I am inspired by so many still remembering. My husband Lt Marvin Fryden was a Bombardier Trainer in Deming NM, but on D-Day he woke up and said, “I should be over there.” He requested combat duty, trained with crew on a B-17, and left me on June 23rd. I went home. He flew his first mission on 8/4/44. Next day he was fatally wounded and is buried at Maddingly.
Two and a half weeks later, on November 7, 2013 Marilyn Ash Fryden Samet passed away after a long illness. She was 88 years old. Marilyn willed her remains to the Duke Medical School and asked that no service be held, feeling that “good memories make enough of a memorial.”
I did not discover Marilyn’s posts until November 17, 2013. Not knowing that she had died ten days previously, I e-mailed her, but of course, I was too late. I was not to discover until early in 2014 that Marilyn had left this world.
On this day on the 384th’s visit to the American Cemetery at Maddingley, I was able to stand at Marvin Fryden’s grave and read the messages to him that Marilyn left in the 384th logbook. I could feel her enduring love for Marvin through her words, and felt that the most love and respect I could show for the two of them would be to read her words at Marvin’s final resting place.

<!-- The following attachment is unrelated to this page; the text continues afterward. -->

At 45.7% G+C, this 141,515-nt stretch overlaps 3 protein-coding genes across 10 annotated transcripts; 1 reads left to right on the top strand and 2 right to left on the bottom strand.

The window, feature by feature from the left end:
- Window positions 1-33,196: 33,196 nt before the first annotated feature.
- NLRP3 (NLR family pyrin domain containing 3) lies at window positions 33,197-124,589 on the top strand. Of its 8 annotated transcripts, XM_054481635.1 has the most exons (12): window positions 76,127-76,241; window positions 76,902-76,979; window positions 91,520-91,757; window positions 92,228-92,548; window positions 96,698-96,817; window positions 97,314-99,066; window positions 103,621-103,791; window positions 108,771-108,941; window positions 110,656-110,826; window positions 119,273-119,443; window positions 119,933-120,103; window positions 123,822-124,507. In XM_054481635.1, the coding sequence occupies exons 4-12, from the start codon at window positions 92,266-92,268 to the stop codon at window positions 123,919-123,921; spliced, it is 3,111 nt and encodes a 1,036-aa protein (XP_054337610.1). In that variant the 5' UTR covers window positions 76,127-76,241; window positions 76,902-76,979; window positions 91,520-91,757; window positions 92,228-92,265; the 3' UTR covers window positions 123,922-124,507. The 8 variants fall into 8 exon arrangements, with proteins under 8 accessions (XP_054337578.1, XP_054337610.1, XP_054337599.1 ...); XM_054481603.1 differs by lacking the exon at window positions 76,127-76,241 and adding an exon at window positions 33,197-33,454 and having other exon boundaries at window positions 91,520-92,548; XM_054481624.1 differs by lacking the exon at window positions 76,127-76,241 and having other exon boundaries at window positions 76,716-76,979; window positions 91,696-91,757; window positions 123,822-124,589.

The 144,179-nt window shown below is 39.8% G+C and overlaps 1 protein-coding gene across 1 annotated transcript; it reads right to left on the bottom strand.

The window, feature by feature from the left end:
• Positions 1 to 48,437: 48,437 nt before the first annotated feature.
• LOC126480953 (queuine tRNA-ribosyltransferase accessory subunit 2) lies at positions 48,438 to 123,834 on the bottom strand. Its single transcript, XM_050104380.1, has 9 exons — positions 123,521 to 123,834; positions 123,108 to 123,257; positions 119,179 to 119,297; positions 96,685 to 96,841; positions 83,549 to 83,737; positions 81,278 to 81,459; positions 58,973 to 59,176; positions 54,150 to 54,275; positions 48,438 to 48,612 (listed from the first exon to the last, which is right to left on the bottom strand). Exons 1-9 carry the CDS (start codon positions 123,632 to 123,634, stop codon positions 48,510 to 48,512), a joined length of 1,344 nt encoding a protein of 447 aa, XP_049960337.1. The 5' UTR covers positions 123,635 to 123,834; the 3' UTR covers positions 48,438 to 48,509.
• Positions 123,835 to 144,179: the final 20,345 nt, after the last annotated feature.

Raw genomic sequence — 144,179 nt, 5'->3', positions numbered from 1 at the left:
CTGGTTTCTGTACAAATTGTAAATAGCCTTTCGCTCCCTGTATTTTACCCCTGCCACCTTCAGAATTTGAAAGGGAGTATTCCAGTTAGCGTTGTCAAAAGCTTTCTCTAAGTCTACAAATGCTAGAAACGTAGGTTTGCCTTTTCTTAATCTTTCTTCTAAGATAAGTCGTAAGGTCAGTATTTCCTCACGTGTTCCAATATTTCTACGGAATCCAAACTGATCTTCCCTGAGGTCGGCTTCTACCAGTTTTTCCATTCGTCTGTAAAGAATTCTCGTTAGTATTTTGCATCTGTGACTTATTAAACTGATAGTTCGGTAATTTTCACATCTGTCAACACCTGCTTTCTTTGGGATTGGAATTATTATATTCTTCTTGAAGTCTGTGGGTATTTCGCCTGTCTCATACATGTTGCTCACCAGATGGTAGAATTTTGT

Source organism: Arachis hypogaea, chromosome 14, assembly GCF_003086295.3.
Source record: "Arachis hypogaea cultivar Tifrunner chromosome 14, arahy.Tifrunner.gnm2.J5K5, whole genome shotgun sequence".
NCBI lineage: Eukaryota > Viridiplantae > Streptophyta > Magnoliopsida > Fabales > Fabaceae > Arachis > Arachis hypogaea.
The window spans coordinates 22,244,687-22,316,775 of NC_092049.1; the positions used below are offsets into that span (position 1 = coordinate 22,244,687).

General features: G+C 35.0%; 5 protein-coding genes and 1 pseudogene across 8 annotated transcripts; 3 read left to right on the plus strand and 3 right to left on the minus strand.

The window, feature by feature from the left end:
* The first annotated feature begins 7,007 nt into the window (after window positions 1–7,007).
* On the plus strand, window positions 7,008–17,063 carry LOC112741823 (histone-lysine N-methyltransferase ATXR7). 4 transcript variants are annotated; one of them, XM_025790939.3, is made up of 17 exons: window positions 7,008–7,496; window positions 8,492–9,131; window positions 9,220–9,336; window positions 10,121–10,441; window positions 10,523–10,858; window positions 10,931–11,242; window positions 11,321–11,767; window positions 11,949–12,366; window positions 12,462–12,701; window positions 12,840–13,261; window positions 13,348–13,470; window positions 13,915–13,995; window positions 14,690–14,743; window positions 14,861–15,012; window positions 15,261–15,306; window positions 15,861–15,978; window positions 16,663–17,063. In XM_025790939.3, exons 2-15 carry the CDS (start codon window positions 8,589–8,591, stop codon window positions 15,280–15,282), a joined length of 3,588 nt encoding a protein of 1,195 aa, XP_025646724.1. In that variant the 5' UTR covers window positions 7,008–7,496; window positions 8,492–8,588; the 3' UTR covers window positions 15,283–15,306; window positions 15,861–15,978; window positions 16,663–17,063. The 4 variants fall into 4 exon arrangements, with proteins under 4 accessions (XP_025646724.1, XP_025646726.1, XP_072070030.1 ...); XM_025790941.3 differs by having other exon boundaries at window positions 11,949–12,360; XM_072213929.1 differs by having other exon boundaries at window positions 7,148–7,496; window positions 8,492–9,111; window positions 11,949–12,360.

After leaving the cemetery, we traveled by coach into Cambridge for lunch, shopping, and sightseeing. The highlight of the Cambridge visit was the Eagle Pub which is inscribed with the names of WWII servicemen on the ceiling. Our three 384th veterans added their names to the walls of the pub.
The group returned to the hotel for a Farewell dinner and goodbyes before heading back to London and flights back home, or to further travels.
My husband, Bill, and I traveled by taxi to the Cambridge train station the next morning and armed with BritRail passes, took the cross country train to Edinburgh, Scotland. We spent several days seeing Edinburgh, Glasgow, and Stirling Castle, amazed at the ancient architecture all around us, and marveled at the beauty of the cathedrals, castles, and palaces, and, of course, enjoyed the food and drink of the local pubs.
(Click on the above photo to enlarge and view Edinburgh Castle in the background looming over the city).
After another cross country train back to London, we flew back home with memories to last a lifetime, and thoughts of plans for a return.
© Cindy Farrar Bryan and The Arrowhead Club, 2019